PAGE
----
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Atheist national conference aims at Mormon church

Atheist national conference aims at Mormon church
David Silverman, president of the American Atheists, addresses the American Atheists National Convention in Salt Lake City on Friday, April 18, 2014. (AP Photo/Rick Bowmer)
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SALT LAKE CITY (AP) — Leaders of a national atheist group say the best spot to find a nonbeliever is in a place of faith.

To that end, the American Atheists, in an effort to raise awareness and attract new members, are holding their annual conference over Easter weekend in the home of The Church of Jesus Christ of Latter-day Saints.

They say the church's large influence in Utah has made atheists in the state reluctant to speak about religious doubts for fear of being shunned. Atheist group leasers also criticize the LDS influence as having overstepped its boundaries in areas of public policy.

"Religious morality is dictating the Legislature. That's unconstitutional, and that's why we're fighting this fight," atheist spokesman Dave Muscato said, speaking against the state's ban on gay marriage.

Mormon culture dominates Utah, and the effect can be seen in the state's strict liquor laws and overwhelmingly conservative politics. About 60 percent of residents and about 4 in 5 Utah lawmakers identify as Latter-day Saints.

Many residents view the church's influence as responsible for what they consider a "pro-family" atmosphere that makes the state attractive, a University of Utah professor says.

The state prioritizes children, education and good health, said Don Herrin, who teaches family studies. He said this helps people feel "safer, more upbeat, more positive."

The expansiveness of Mormon principles can be seen as "an achievement of something that is valued in the culture," Herrin said.

The head of an LDS anti-defamation group also dismisses the atheists' criticism, saying the church doesn't publicly endorse legislative candidates. Scott Gordon, president of FairMormon, also says in an email that detractors are to be expected.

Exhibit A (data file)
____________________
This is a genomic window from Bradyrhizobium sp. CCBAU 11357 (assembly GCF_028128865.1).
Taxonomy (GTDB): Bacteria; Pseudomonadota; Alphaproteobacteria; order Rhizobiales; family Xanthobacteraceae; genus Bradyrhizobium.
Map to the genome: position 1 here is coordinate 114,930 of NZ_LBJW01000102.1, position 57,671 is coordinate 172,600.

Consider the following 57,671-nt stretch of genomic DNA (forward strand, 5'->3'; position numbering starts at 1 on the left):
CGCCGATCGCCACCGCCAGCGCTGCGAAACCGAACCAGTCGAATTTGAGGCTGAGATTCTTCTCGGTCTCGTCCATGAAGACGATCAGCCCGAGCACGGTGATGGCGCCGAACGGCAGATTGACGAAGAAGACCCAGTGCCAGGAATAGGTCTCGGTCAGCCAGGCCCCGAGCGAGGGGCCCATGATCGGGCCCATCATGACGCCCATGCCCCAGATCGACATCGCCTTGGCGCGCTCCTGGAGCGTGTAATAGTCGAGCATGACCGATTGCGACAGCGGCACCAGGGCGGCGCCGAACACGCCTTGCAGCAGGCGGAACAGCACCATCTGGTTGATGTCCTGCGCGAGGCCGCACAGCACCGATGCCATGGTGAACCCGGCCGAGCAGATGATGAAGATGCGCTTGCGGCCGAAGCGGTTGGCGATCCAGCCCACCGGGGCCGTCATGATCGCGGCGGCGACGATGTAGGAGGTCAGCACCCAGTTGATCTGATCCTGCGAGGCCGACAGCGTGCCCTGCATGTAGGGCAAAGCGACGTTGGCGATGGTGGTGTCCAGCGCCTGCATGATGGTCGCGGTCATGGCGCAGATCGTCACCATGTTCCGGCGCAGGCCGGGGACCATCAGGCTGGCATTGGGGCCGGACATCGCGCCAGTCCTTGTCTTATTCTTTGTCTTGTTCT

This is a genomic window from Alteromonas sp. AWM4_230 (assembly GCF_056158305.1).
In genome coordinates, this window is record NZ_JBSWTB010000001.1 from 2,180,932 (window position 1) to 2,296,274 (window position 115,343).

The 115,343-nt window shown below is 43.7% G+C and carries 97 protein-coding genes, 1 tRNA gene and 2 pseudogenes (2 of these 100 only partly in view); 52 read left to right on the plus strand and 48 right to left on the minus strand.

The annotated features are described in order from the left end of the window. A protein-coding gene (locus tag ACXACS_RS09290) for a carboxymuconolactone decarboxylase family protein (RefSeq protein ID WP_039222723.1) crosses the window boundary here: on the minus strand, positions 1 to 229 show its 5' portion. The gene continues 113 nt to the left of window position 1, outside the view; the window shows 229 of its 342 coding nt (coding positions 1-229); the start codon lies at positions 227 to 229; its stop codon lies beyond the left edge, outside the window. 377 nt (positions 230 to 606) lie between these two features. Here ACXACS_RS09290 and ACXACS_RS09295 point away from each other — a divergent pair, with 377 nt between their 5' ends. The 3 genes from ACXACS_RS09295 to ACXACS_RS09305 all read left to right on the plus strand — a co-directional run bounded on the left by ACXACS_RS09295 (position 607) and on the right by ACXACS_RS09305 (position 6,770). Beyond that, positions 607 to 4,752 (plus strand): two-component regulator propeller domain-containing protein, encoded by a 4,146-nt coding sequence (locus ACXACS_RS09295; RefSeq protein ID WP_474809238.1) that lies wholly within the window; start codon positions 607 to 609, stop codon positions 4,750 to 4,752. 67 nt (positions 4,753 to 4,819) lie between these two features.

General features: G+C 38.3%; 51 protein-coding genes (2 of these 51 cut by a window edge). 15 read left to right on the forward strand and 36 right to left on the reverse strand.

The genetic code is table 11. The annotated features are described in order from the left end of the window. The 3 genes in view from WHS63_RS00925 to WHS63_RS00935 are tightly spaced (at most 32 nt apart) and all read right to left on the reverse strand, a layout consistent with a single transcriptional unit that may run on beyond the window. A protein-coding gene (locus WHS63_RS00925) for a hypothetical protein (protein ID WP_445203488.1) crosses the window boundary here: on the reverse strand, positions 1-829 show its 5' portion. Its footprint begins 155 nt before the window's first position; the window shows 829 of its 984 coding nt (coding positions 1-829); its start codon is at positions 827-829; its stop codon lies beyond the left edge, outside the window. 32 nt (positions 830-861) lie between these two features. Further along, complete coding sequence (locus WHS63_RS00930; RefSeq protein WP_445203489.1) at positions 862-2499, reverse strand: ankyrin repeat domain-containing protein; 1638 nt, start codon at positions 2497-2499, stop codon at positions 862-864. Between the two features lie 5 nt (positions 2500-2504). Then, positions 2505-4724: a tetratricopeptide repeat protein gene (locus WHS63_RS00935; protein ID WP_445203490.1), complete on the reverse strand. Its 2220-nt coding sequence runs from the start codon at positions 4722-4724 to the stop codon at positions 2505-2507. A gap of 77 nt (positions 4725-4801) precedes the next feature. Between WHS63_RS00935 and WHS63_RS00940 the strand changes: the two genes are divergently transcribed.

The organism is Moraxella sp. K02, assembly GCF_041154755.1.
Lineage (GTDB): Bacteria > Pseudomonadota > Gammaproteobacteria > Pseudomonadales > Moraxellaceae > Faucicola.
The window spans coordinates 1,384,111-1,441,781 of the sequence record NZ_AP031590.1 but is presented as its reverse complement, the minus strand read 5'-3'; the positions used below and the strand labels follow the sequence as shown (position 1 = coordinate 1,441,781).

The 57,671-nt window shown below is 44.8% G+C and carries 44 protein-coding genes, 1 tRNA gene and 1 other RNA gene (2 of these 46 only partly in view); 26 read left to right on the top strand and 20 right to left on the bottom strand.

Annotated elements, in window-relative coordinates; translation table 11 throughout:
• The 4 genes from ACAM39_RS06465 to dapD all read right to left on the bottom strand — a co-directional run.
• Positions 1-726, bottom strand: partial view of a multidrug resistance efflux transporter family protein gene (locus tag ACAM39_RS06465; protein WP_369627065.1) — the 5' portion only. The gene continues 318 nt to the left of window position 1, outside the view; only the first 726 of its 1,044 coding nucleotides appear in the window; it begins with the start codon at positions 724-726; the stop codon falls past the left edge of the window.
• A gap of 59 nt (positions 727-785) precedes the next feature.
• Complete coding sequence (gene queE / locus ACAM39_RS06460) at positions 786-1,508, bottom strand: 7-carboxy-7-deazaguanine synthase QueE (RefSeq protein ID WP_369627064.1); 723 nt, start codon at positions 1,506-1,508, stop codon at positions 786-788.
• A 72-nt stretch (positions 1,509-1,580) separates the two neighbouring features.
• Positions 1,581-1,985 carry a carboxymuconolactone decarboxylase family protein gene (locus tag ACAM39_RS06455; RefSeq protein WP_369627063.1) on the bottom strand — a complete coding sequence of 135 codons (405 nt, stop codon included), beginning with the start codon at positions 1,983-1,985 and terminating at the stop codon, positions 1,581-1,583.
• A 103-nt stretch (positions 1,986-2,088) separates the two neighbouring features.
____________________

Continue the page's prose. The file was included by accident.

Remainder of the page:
"Any time you have an organization that has a large economic footprint in a community, there will be some who will resent it and want to push back against it," he said.

LDS officials say the church isn't responding to the atheist group.

Twice a year, tens of thousands of Mormons arrive in Salt Lake City for the church's general conference. Early this month, attendees heard LDS church officials denounce gay marriage.

A small group of a few dozen, led by Atheists of Utah along with the American Atheists, protested the conference.

Atheist organizers expect hundreds of participants to arrive between Good Friday and Easter Sunday to a conference that last came to Salt Lake City in 1981.

The group plans its gatherings for Easter weekend in part to draw attention, but also because their members are generally available and hotel and convention centers offer good deals.

As a warm-up, conference officials hosted a panel discussion Wednesday featuring Mormon and atheist experts speaking about public perceptions and stereotypes affecting their respective groups.

Atheist speakers aimed to dispel the notion that members of their group are immoral or unfriendly. LDS panel members, meanwhile, said an incorrect notion about their faith is that it's unwelcoming or exclusive.

Still, Muscato says his group wants to make sure people of all faiths who have doubts, especially disillusioned Mormons in Utah, know they have allies.

"If you don't believe this stuff anymore," he said, "if you don't identify as Mormon and don't believe in God, join our community."
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